Scott still returns to Scotland frequently to visit his mother, a former university lecturer, in Largs, but he sees himself as rooted in Dublin for now. Nevertheless, he makes no bones about the way he feels about the fact he wasn’t able to vote in the Scottish independence referendum.
“I would have liked a Yes vote on independence and a No vote on Brexit,” he says, “But I didn’t get a vote. If I’d come from Alpha Centauri three months before and lived in Galashiels for that time I would have had a vote. But, though I’m born in Scotland, educated in Scotland, still a taxpayer in Scotland, still a propertyowner in Scotland, because I hadn’t lived in Scotland for the past three months I didn’t have a vote. I think that’s shocking.”
He quips: “How could Scotland make that discussion without me and Irvine Welsh?”
Scott has spoken in the past about how his father left the family when he was just eight years old and remained in his life only until he was 12 – Christmas 1970 being the last time they met during his childhood. When Scott was in his 30s, he tracked his father down to Birmingham and knocked on his door, demanding that he be in his life whether he liked it or not.
They remained friendly and then, six months ago, his father died of a “confluence of ailments”. “I was glad to have some years with him,” Scott says now. “And we had a wonderful FaceTime on his birthday, which was four days before he died. We didn’t know that he was going to die, and he was on great form in his house. We had a lovely half-hour conversation so I’m very glad that happened. We also spoke on the phone just before he died.”
For Scott, these past few years have been among his most productive ever. There have been years, he observes, when he has not written a single song. “The last while,” he says, “since 2014 or 2015, I’ve been writing a lot. At one point, in the summer of 2015, I was writing a song a day, which I hadn’t done since I was a teenager.”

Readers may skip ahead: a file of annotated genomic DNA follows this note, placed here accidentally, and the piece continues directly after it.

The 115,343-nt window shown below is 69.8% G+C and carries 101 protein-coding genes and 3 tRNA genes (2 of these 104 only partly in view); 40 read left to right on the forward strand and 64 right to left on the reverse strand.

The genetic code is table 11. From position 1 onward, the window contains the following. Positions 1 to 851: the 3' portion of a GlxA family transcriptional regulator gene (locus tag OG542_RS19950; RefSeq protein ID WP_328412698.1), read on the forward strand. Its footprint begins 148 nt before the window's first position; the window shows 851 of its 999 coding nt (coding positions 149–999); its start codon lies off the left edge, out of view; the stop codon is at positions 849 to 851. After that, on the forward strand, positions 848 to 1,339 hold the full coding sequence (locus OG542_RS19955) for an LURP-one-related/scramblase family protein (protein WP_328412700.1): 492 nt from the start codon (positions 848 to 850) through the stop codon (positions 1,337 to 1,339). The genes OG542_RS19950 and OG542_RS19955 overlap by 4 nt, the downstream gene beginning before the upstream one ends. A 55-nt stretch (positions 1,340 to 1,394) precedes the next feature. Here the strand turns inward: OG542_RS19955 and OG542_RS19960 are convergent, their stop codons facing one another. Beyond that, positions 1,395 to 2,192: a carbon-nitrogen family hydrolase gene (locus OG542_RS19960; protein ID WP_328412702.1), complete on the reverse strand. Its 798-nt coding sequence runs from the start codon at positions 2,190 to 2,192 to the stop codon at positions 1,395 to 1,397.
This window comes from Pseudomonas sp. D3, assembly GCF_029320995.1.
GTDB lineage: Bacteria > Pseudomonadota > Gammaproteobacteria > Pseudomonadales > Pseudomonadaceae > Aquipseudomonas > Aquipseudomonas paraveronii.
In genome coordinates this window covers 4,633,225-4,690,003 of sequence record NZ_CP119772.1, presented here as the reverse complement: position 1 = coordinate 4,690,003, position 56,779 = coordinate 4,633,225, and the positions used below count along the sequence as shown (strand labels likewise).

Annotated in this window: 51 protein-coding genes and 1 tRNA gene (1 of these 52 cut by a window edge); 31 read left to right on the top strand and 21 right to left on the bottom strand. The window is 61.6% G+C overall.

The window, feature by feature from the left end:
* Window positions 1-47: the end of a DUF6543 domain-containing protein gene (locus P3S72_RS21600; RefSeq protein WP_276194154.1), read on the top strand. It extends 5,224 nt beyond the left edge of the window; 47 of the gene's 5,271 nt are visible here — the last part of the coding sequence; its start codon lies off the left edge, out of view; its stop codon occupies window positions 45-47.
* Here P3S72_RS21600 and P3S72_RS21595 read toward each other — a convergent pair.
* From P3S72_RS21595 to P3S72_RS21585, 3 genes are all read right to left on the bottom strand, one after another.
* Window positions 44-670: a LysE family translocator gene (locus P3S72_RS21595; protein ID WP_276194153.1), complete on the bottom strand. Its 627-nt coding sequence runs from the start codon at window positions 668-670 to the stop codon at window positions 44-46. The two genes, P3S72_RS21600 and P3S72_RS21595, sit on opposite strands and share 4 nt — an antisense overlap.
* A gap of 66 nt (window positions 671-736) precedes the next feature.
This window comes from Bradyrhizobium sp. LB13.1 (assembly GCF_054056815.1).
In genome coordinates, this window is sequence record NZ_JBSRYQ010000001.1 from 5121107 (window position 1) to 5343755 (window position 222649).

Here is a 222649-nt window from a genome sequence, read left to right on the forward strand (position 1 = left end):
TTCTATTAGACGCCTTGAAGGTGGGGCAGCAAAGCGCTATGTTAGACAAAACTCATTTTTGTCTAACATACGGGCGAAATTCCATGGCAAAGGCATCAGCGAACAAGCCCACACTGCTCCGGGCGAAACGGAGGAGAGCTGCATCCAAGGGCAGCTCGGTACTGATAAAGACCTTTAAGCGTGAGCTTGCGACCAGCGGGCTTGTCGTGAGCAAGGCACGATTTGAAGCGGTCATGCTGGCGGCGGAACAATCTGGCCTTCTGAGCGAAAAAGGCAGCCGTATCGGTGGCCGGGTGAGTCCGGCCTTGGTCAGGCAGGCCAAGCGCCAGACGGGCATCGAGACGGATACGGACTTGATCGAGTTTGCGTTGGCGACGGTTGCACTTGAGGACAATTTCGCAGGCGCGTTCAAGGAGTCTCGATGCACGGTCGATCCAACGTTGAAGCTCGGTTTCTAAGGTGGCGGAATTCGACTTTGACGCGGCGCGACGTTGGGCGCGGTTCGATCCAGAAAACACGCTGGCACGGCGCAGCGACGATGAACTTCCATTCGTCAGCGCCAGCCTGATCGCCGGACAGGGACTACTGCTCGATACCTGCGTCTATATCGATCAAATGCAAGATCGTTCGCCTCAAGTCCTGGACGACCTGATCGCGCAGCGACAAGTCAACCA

Whether writing songs or not, Scott has always had music in his head. His autobiography, Adventures Of A Waterboy, begins with a description of him drumming on the floor of a bus, tapping out the beat of the music inside his head, only to be silenced by an angry bus driver. What surprised him most then was not the driver’s fury, but that this person didn’t also hear inside his own head, the music that, for Scott, was always there.
Does the music ever stop? I ask. “No, it’s a constant presence. The music in my head just keeps going regardless of what’s going on in my life.”
His love of pop music comes across in the new album. It was, he says, what he grew up with in the 1960s, buying a pop record every week. “I love black soul music, Motown, Stax, Sly Stone, Isaac Hayes. And they were all making pop music, they were making three-minute songs that had hooks and funky grooves, and I love that.”
It’s long been Scott’s view that the era in which he came to fame, the 1980s, was the death of music and a time when we lost our way politically. What does he think of the current climate? “We are in a time when both forces seem to be very active. I’d see one as an evolutionary force moving forward, a progressive force that prevailed in the 1960s and it’s still there in information technology and the way we’re more of a global community, but at the same time we’ve got this thing that was legitimised in the 1980s of greed and business monopolies and corruption. There’s a very difficult dance going on between them.”